Leaked Docs Expose Failings in Afghanistan

More than 90,000 documents, most of them secret, show how the U.S. has been losing the leak of some 91,000 classified documents on the war in Afghanistan one day at a time.
More than 90,000 documents, most of them secret, show how the U.S. has been losing the war in Afghanistan one day at a time.

"The real story of this material is that it's war," Julian Assange, the head of Wikileaks, which posted the documents on the web. "It is one damn thing after another."

Assange hopes researchers will mine the documents for a real picture of the war, including whether U.S. troops committed war crimes, reports told CBS News national security correspondent David Martin.

David Martin: WikiLeaks Vs. the Pentagon Papers

This new trove of documents covers six years of war in Afghanistan through the kind of reports, both accurate and inaccurate, every commander receives at his morning briefing.

More on the WikiLeaks release:

Hotsheet: WH Tries to Kill the Messenger
WikiLeaks Founder: Many More Documents to Come
WikiLeaks: Evidence of War Crimes in Afghan Docs
Afghan Gov't "Shocked" by Leak of War Documents
Pakistani Officials: WikiLeaks Claims "Outrageous"

For instance, this report of the first use of a heat-seeking, surface to air missile against an American aircraft, a weapon that would cripple U.S. air power if the Taliban ever got them in large numbers.

The Pentagon says it will be take days, if not weeks, to determine the damage done by the massive leak of classified material.

Bruce Reidel, who directed a review of the Afghan war at the start of the Obama administration, says the sight of so many secret documents on the web is likely to discourage Afghans from risking their lives to help the U.S.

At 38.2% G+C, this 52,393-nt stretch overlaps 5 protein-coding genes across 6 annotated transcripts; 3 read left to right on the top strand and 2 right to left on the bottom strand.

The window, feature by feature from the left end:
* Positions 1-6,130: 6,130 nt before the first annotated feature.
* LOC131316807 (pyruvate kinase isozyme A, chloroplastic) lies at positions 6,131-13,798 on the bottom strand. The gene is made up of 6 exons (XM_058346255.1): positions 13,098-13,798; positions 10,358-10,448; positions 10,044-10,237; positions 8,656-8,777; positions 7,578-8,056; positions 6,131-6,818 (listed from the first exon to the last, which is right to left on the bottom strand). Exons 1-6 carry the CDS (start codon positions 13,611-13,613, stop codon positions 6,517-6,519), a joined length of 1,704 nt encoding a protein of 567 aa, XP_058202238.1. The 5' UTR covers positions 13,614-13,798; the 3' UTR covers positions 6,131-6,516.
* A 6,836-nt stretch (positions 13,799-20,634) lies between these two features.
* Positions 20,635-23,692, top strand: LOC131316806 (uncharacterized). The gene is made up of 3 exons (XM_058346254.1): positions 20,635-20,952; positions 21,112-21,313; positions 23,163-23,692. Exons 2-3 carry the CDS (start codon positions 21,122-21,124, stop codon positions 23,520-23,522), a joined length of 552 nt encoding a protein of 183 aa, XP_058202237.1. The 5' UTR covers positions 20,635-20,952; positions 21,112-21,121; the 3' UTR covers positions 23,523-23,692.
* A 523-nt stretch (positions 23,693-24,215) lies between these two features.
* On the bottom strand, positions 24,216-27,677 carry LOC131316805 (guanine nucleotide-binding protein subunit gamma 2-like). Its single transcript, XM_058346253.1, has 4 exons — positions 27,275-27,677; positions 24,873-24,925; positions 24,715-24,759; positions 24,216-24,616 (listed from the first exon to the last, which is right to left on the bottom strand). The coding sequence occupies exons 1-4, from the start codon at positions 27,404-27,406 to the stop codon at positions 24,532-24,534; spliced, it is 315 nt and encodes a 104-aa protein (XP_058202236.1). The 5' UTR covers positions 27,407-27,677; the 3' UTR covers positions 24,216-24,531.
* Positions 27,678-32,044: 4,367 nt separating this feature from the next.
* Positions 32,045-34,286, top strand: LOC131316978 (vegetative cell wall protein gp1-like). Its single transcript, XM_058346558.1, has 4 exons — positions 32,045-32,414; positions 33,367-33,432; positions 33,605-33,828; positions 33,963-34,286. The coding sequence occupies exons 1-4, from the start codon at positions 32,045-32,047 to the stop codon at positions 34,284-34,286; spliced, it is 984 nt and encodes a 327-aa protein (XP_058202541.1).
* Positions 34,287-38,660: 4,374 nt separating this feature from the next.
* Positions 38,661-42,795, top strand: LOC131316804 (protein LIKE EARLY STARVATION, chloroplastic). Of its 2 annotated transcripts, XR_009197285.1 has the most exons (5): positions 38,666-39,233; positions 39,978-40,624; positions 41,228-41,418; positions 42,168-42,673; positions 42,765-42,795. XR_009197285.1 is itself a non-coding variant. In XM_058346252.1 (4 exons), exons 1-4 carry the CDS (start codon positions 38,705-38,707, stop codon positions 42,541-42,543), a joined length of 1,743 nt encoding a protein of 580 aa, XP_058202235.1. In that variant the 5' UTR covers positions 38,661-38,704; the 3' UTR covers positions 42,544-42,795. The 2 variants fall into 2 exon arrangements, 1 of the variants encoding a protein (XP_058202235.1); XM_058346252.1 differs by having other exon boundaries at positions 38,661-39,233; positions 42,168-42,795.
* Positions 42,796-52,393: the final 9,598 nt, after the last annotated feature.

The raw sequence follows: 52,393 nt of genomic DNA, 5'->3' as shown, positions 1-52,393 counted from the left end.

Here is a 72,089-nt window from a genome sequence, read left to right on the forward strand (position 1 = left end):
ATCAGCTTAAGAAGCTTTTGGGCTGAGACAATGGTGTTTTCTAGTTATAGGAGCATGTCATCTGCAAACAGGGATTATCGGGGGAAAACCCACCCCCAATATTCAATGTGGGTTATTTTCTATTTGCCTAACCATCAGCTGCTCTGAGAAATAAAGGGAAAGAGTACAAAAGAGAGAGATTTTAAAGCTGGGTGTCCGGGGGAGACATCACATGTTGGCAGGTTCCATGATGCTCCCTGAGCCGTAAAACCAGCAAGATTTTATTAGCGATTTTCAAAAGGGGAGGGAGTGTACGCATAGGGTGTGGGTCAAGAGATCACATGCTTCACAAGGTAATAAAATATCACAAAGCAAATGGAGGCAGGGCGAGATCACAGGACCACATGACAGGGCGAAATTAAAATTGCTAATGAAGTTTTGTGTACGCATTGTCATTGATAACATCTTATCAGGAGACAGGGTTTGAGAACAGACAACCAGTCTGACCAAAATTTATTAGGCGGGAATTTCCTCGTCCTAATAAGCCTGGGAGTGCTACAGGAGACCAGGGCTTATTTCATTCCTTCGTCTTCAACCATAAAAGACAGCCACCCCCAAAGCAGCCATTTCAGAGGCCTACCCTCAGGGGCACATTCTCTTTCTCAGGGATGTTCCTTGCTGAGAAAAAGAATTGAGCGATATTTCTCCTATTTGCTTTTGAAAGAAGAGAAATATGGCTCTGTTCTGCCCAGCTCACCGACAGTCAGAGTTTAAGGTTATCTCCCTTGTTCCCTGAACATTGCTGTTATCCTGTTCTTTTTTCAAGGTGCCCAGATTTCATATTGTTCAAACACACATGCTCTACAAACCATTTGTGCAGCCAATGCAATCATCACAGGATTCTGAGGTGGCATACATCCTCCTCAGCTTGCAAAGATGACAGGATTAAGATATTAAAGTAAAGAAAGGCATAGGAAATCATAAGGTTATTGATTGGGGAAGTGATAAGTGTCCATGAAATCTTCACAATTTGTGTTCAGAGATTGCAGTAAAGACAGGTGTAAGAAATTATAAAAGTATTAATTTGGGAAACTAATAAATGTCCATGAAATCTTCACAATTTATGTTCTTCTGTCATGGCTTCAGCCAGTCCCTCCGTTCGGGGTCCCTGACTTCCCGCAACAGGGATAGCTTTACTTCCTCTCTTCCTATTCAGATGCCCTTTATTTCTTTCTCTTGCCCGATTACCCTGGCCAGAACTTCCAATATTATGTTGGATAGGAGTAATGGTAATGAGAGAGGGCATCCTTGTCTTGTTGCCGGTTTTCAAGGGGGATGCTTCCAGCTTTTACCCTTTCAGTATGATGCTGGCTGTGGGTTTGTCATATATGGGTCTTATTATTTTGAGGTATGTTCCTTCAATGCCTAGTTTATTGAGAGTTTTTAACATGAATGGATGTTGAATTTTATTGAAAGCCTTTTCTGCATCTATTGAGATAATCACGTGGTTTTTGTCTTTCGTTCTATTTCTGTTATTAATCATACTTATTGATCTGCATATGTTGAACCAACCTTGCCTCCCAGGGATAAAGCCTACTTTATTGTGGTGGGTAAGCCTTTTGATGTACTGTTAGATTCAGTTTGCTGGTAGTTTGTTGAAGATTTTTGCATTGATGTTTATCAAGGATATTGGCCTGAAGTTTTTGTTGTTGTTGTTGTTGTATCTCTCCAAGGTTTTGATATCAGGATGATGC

Special Report: Afghanistan

"Intelligence collection in Afghanistan has been hard from the get go," Reidel said. "This makes the challenge of winning the war even harder than it was."

But most of the reports document what is already well known.

For years, the U.S. has not had enough troops in Afghanistan, resulting in remote outposts in need of help from being overrun.

The Afghan government has been corrupt and inefficient.

According to the report, "The general view of the Afghans is that the current government is worse than the Taliban."

American air strikes and commando raids have killed too many civilians. One of the reports describes a raid that was intended to take out a high ranking Al Qaeda operative but ended up killing seven children.

Washington Unplugged: Wikileaks Paint Grim Afghan Picture

The assumption, is that this was done by 22-year-old private first-class Bradley Manning, who was charged with releasing classified information earlier this month. He has been charged with downloading a classified video of a helicopter gunship killing civilians in Baghdad.

That video subsequently showed up in WikiLeaks.

There's more to come. WikiLeaks claims it is readying another 15,000 documents for release.

  • David Martin

    David Martin is CBS News' National Security Correspondent.